A Good Sport (cont.)
… The last time I rode a bicycle, my thighs hurt so badly after three blocks that I had to get off the bike and wobble home. I haven’t tried again. Some days my right arm can barely hold the weight of a dinner plate, so I’ve given up trying to bowl or play pool.
After several incidents of tripping over invisible bumps on the sidewalk and losing my balance while practically standing still, I started to redefine my persona. I buried the part of myself that was once able to throw a Frisbee the length of a football field. I became an observer, not a jock. I read books; I didn’t play soccer. I meditated and stretched. I made myself forget the beauty of a tennis ball hitting the center of my racquet and sailing over the net.
But when a certain hunky outdoorsman named Matt came into my life, I was reminded of forgotten parts of myself. When he gave me the tour of his house, I was mesmerized by the weathered punching bag that hung from his basement ceiling. He handed me a pair of boxing gloves and left me alone with the bag and my fears. And I beat the crap out of that thing. I stopped every few seconds, afraid I might pull all the muscles in my back or wake up the next day too tired to walk. But as the rage and determination and sadness and joy all poured out, I kept on punching. My face flushed and my body grew moist with sweat. My breath became labored. It felt like coming home. The next day I ached a bit, but it was that exquisite soreness that follows a satisfying workout.
Last week, I had dinner at my friend Felicia’s house, when her friend Sam said, “I swam in the Bay today. I’m training for the Alcatraz swim.”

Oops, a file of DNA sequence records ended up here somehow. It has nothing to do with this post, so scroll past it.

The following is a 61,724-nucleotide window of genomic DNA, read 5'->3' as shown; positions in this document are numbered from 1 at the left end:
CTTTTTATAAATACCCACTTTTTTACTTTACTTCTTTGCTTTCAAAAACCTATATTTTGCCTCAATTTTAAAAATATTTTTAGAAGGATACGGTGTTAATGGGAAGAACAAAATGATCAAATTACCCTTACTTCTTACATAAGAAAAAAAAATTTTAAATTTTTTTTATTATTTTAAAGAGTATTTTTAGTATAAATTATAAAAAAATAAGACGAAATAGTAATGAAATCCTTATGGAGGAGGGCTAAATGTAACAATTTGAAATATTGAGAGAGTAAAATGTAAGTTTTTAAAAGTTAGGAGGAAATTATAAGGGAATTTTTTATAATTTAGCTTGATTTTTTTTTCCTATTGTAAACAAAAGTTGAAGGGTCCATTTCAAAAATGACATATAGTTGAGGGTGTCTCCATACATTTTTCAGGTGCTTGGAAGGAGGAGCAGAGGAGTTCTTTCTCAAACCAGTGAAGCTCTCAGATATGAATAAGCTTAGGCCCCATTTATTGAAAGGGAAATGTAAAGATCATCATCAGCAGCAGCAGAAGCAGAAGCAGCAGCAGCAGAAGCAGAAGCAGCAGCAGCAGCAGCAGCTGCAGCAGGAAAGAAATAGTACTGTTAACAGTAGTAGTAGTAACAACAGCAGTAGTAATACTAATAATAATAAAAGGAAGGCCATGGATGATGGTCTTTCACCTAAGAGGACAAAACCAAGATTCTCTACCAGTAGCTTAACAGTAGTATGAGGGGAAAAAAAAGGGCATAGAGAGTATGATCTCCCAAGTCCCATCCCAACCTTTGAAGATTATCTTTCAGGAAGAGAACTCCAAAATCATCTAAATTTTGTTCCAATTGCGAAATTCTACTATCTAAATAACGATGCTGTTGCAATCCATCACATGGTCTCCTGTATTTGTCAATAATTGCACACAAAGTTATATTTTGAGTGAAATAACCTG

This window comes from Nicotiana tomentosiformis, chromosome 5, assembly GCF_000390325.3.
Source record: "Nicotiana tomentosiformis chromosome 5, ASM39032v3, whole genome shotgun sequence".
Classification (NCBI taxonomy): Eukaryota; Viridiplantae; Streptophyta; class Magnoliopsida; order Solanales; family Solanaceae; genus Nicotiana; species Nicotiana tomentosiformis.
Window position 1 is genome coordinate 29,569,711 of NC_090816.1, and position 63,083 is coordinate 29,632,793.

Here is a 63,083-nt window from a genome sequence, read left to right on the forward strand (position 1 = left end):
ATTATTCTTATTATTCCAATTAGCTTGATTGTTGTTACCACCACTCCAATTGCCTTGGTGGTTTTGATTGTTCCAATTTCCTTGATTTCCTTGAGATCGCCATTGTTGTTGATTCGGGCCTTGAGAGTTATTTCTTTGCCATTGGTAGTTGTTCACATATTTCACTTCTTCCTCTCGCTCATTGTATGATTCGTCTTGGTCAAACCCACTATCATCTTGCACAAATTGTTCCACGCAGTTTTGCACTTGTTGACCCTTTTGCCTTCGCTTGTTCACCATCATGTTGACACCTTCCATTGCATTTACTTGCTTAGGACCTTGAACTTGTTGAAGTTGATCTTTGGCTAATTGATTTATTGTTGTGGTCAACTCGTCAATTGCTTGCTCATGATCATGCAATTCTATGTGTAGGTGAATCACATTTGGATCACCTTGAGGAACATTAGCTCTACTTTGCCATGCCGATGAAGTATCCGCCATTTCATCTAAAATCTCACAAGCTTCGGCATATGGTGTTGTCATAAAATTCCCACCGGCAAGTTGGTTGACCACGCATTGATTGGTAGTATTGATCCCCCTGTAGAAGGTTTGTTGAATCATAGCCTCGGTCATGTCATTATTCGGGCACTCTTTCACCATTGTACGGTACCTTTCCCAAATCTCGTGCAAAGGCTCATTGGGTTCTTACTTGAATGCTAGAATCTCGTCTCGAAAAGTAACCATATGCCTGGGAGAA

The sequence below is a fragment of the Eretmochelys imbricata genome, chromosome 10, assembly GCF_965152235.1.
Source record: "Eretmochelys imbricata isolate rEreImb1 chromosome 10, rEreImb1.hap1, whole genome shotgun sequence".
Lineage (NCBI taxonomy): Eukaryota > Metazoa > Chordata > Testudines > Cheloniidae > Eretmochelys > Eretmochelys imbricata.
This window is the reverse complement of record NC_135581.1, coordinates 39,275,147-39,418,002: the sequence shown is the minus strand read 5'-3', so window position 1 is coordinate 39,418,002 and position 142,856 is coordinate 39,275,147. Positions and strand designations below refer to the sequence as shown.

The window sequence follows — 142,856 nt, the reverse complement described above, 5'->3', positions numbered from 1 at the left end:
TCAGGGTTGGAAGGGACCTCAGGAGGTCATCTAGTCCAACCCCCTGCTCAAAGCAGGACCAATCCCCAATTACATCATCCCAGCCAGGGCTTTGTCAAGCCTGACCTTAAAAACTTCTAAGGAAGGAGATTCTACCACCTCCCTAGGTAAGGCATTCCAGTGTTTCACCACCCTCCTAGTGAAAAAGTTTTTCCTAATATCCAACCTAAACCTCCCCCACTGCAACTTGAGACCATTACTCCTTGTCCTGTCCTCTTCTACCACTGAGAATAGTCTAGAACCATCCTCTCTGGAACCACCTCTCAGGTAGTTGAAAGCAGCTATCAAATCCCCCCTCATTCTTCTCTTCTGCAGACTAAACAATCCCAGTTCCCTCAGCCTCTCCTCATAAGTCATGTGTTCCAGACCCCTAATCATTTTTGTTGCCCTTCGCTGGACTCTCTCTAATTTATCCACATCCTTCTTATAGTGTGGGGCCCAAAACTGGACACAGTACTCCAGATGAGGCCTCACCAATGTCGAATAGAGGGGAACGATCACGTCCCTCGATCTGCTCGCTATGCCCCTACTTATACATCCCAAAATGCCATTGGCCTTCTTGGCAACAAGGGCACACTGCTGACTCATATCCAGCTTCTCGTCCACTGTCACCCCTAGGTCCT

“I biked for thirteen miles and then ran four miles around Golden Gate Park,” Felicia bantered back. “That’s longer than the triathlon I’m doing next month.”
“Oh, yeah?” I piped up. “Well I climbed a ladder today. I was helping Matt work on his boat and I had to climb a ladder to get up there.”
That confidence was still with me the day I shut the door to Matt’s house, accidentally locking his house keys inside. My apologies couldn’t make a spare set appear. His neighbors were out of town; his car keys and cell phone were trapped in the back bedroom.
We walked around the house like burglars staking out a property. The bathroom window was open a crack. My fingers tingled with anticipation.
“Let me climb in the window,” I said without hesitation. I knew I could fit through the open window. I just didn’t know how I’d do it.
Then, that lost tomboy inner-child of mine grabbed a black plastic bucket, threw it on the ground upside down, and stepped on top of it while leaning on Matt’s shoulder. I maneuvered my left leg through the open window and straddled the sill sideways.
“Now what are you going to do?” Matt asked as I dangled three feet above his blue-tiled floor.
“I may not be strong, but I’m flexible,” I said as I gripped his hand. “I can do this.”
My thigh scraped against the ridges of the sill as I slowly slid down the inside wall. My left foot landed squarely on the gleaming tile. I felt the grace of a perfect ballet stretch, the passion of an all-out karate kick, the delight of my ten-year-old self jumping down from our crabapple tree.
There may come a day when I will not be able to get up a ladder or slide across a window frame, but today I can. And as I massage the tender rainbow-colored bruise on my inner right thigh, I know it is the mark of an athlete.